Blessed be the God and Father of our Lord Jesus Christ, the Father of mercies and God of all comfort, who comforts us in all our affliction, so that we may be able to comfort those who are in any affliction, with the comfort with which we ourselves are comforted by God. For as we share abundantly in Christ’s sufferings, so through Christ we share abundantly in comfort too.
-2 Corinthians 1:3-5
We are studying Christianese half-truths on Sunday mornings in church. Quips such as, God helps those who help themselves are given biblical scrutiny to see what exactly scripture and the Lord really say. Spoiler note: God nowhere tells us that we must help ourselves in order to be helped by our Creator. This last week we looked at this beauty:
God will never give you more than you can handle.
It sounds so good.
It’s a lie.
Anyone suffering from heartbreak, loss, physical pain, emotional torment, and the agonies that befall humans born into sin will tell you that it can, and sometimes does, break them. Survival alone does not mean much during the long night of the soul. But we still, as a Christian culture, hold fast to this lie. Showing ourselves weak, dependent, broken, or otherwise weighed down by the present darkness somehow means we no longer trust God. If Jesus is my example, then the last sentence is rubbish.
We read in Acts 2:22-23, “Men of Israel, hear these words: Jesus of Nazareth, a man attested to you by God with mighty works and wonders and signs that God did through him in your midst, as you yourselves know—this Jesus, delivered up according to the definite plan and foreknowledge of God, you crucified and killed by the hands of lawless men.”
Jesus was delivered up to be crucified by the definite plan and foreknowledge of God. Jesus knew the plan! In case you question whether God the Father let Jesus in on the plan, here are Jesus’ own words. And as Jesus was going up to Jerusalem, he took the twelve disciples aside, and on the way he said to them, “See, we are going up to Jerusalem. And the Son of Man will be delivered over to the chief priests and scribes, and they will condemn him to death and deliver him over to the Gentiles to be mocked and flogged and crucified, and he will be raised on the third day.” -Matthew 20:17-19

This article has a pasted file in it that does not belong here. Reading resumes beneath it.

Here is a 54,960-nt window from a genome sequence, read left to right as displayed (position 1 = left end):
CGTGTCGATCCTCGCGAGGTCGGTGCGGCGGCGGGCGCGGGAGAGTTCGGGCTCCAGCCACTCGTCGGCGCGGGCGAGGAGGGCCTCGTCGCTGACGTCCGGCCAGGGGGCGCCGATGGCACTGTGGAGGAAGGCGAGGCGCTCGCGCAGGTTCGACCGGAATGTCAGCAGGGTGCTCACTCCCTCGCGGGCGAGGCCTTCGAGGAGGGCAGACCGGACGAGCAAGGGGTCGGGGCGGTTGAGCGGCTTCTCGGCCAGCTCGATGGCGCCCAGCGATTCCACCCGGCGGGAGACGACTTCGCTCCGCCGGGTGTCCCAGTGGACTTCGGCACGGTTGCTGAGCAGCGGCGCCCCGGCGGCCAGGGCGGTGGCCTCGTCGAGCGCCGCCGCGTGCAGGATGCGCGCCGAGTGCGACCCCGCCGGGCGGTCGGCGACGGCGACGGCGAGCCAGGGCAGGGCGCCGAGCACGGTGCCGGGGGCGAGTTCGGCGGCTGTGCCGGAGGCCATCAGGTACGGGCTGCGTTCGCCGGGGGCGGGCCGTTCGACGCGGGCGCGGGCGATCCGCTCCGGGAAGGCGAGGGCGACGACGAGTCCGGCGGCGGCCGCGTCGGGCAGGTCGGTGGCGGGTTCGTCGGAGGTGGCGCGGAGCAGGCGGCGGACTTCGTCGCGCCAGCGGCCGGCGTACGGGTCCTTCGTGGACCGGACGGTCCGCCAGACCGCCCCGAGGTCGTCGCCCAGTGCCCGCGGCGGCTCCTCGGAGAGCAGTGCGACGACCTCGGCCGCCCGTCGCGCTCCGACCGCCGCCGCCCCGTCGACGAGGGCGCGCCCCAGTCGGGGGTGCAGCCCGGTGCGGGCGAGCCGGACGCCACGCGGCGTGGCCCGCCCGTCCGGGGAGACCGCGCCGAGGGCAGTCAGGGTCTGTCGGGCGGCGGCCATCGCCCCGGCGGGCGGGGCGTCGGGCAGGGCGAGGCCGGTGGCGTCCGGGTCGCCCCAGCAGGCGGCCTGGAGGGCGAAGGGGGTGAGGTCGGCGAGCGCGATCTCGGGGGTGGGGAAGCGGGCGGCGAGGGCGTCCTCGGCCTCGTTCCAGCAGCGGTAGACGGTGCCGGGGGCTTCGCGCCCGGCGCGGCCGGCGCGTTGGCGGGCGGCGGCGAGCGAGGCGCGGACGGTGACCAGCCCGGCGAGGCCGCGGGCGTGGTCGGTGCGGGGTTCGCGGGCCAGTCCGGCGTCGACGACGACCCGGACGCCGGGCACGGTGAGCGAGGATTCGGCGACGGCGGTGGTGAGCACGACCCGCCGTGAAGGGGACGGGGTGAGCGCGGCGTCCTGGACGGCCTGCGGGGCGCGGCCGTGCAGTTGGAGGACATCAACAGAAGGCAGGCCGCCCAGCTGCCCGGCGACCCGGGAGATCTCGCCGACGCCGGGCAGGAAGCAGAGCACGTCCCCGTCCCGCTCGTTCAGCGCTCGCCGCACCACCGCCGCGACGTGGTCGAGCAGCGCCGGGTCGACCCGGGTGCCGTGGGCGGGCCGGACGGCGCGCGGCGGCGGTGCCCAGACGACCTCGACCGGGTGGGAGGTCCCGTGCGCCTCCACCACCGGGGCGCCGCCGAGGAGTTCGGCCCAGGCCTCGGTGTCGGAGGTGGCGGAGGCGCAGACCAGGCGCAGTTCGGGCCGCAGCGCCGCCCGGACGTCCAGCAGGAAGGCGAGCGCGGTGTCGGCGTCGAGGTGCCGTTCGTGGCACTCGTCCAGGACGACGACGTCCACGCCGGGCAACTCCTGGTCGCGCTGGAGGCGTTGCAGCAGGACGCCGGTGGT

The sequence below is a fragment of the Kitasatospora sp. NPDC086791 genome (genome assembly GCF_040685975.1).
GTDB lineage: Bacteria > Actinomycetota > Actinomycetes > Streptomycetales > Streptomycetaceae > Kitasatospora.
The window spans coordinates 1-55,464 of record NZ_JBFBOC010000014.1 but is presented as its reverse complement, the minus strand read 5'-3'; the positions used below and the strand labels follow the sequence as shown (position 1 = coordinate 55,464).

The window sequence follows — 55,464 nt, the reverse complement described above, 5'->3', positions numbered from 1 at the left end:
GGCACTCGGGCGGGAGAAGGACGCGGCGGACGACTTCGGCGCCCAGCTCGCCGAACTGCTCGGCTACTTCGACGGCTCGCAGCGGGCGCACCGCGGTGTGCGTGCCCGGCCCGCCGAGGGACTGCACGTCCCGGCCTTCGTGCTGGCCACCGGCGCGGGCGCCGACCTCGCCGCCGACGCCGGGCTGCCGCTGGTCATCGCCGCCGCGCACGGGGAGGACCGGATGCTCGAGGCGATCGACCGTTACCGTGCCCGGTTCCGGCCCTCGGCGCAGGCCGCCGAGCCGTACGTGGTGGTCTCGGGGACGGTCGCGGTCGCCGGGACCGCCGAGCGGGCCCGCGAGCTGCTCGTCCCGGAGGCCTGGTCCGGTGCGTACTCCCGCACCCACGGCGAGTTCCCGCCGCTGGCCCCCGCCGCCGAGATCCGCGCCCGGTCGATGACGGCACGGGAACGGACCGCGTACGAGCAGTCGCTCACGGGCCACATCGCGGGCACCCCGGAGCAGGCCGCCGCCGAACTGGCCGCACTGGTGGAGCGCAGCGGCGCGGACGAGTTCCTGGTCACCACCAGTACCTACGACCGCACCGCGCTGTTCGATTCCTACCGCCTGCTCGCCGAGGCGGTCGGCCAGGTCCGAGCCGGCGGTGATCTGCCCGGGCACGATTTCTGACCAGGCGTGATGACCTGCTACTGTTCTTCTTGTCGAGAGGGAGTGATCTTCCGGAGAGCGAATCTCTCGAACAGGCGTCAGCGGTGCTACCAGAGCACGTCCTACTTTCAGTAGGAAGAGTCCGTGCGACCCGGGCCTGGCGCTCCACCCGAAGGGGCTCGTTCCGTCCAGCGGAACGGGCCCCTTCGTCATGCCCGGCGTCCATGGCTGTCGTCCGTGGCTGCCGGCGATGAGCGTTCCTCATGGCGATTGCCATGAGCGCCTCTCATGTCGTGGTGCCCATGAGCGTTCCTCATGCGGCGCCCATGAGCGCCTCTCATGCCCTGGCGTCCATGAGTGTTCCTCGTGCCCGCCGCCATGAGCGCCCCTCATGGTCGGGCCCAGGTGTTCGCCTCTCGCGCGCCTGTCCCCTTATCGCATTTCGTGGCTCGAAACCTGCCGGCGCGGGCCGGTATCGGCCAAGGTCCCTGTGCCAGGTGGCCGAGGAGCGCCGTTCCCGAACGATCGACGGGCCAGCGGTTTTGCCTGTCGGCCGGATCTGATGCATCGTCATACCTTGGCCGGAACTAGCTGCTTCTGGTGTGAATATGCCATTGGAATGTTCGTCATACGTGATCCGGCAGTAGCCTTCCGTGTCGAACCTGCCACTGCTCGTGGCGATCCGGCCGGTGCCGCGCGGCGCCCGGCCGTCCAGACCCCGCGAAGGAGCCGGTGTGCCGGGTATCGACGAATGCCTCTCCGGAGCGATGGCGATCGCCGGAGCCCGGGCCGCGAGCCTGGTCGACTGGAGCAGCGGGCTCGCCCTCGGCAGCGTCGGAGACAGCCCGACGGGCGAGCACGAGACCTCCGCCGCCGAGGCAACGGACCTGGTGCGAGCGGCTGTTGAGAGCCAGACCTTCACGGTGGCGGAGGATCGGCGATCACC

So, Jesus knew the plan and was submitted to it. But then, why would Jesus need to cry out in a loud voice on the cross, “Eli, Eli, lema sabachthani?” that is, “My God, my God, why have you forsaken me?” -Matthew 27:46 Christ knew the answer and yet He still wept in grief beseeching God for an answer to the pain and isolation he was experiencing. It was more than Jesus could handle.
Yes, indeed we do experience trials that are more than we can bear. What we never experience is a trial that is not met by the comfort of a Father who loves us. And perhaps that is of greater value. Going into seasons of great difficulty with a preconceived idea that anything you face is ultimately manageable does very little (in my opinion, nothing actually) to draw our gaze to our Savior. We set our shoulders, hunker down, and prepare to withstand – by sheer survival if necessary – whatever may befall us. And certainly, we may very well survive. But how often can we come out of these seasons with a softer, more tender heart that better understands the merciful love of a God who does not forsake or abandon us?
Rather, I draw courage from the Wellspring of Life as He tells me that I can draw near to Him in times of distress. He hears my cry and acknowledges it. He will lavish upon me comfort for my wounds and then provide me with the means to share that comfort with others. I am not suffering in vain. It may be more than I can handle at the moment but it is not without the very great presence of a Savior who loved me enough to suffer death on my behalf.